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The fabric of this dress was most likely produced in England. The highly stylized floral motif possibly represents roses. The pattern mimics a type of design where the motif is meant to be blurred.
The hourglass silhouette of this dress is achieved by a tightly corseted waist. As many as six layers of petticoats would have been worn under the skirt to achieve fullness. The large puffed sleeves further accentuate the hourglass shape. These impractical and flamboyant sleeves were commonly known as gigot or leg-o-mutton, because of their similarity to sheep’s hind legs.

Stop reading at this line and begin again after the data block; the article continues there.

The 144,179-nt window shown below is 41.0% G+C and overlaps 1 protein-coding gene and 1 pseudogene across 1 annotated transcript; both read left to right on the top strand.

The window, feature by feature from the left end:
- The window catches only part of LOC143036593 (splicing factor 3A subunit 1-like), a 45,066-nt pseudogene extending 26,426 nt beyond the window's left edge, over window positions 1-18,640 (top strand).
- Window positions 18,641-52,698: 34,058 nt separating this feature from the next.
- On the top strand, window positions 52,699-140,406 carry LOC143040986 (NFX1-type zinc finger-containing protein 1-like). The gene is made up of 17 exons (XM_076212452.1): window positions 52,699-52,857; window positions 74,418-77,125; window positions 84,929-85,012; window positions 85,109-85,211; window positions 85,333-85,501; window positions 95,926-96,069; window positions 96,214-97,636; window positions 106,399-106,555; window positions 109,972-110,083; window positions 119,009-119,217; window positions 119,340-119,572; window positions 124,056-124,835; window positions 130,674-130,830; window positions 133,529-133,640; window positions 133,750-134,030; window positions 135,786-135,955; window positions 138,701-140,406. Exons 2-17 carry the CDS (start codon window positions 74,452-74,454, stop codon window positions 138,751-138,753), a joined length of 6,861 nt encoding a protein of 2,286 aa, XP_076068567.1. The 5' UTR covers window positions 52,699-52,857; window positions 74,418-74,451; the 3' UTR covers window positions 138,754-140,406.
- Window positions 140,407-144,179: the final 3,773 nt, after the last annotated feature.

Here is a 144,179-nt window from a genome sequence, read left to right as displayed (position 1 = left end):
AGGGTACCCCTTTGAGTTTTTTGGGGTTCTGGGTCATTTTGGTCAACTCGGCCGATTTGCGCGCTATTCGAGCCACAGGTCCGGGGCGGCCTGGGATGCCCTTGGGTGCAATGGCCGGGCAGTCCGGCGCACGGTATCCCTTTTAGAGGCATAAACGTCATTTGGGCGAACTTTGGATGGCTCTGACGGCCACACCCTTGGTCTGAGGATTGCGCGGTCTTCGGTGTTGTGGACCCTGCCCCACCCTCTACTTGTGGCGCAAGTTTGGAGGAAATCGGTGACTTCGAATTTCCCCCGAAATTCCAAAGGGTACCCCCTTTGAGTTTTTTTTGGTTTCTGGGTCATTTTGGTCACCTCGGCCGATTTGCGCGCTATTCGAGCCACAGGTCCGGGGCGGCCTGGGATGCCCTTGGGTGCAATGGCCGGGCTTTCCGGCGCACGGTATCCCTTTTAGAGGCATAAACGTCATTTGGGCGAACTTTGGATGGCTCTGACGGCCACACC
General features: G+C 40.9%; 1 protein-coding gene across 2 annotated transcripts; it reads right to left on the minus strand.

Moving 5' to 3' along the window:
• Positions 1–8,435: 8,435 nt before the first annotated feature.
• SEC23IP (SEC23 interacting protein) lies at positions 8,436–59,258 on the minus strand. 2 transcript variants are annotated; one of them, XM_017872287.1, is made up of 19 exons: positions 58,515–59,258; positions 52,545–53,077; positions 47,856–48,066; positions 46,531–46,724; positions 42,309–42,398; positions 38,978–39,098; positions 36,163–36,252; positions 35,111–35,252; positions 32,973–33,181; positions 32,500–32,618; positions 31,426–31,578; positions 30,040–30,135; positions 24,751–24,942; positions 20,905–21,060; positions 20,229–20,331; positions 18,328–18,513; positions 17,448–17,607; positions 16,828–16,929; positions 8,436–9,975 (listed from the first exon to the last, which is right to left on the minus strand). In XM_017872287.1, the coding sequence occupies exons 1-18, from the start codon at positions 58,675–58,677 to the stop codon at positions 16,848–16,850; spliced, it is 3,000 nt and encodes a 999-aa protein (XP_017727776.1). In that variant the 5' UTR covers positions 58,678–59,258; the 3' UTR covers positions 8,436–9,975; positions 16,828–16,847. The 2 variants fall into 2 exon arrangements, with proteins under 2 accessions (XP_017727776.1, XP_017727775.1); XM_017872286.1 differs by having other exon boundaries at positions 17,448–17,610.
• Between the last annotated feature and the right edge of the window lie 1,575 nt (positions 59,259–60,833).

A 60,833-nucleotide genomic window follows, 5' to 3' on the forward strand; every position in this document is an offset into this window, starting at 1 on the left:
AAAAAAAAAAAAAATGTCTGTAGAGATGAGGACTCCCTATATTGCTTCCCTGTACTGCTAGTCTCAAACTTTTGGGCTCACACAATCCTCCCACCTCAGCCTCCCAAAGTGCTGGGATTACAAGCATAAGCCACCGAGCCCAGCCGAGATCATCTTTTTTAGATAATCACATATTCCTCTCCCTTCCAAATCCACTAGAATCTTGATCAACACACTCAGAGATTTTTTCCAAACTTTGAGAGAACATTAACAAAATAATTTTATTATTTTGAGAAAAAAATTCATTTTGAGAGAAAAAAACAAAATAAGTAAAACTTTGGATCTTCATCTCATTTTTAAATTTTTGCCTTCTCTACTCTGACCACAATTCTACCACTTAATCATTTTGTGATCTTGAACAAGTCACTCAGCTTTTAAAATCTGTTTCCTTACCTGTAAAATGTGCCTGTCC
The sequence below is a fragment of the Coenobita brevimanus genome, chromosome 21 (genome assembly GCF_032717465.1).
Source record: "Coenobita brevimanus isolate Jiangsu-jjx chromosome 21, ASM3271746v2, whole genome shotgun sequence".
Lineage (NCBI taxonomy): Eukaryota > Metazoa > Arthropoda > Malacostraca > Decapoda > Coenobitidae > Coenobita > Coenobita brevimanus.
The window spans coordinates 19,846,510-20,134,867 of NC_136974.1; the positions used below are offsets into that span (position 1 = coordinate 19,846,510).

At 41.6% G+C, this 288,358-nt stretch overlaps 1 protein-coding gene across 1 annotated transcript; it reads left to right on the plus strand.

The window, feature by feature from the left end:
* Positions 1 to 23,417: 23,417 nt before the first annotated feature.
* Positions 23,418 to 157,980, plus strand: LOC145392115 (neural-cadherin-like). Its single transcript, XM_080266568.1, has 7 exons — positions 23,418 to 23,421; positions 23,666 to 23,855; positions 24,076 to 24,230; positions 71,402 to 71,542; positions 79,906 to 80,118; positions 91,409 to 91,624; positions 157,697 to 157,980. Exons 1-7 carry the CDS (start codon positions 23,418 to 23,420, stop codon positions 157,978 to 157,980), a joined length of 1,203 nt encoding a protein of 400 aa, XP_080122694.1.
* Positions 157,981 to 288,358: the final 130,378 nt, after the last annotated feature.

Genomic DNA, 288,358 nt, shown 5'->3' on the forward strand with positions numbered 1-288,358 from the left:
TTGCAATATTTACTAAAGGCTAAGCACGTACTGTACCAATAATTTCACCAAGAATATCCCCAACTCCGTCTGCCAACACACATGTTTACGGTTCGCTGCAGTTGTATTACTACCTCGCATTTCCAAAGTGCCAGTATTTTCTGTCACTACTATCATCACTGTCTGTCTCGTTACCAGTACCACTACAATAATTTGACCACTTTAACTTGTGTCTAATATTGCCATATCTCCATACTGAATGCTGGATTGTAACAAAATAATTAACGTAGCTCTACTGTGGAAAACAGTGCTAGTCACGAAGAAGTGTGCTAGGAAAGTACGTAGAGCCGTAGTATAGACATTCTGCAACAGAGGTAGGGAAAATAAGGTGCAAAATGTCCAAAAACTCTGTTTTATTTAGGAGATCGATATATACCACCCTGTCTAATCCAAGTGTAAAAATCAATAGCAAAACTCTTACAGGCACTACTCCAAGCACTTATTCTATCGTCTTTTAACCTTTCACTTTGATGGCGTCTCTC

Mr. and Mrs. Howard A. Spruill, Wyncote, Pennsylvania; given to Indianapolis Museum of Art (December 1970).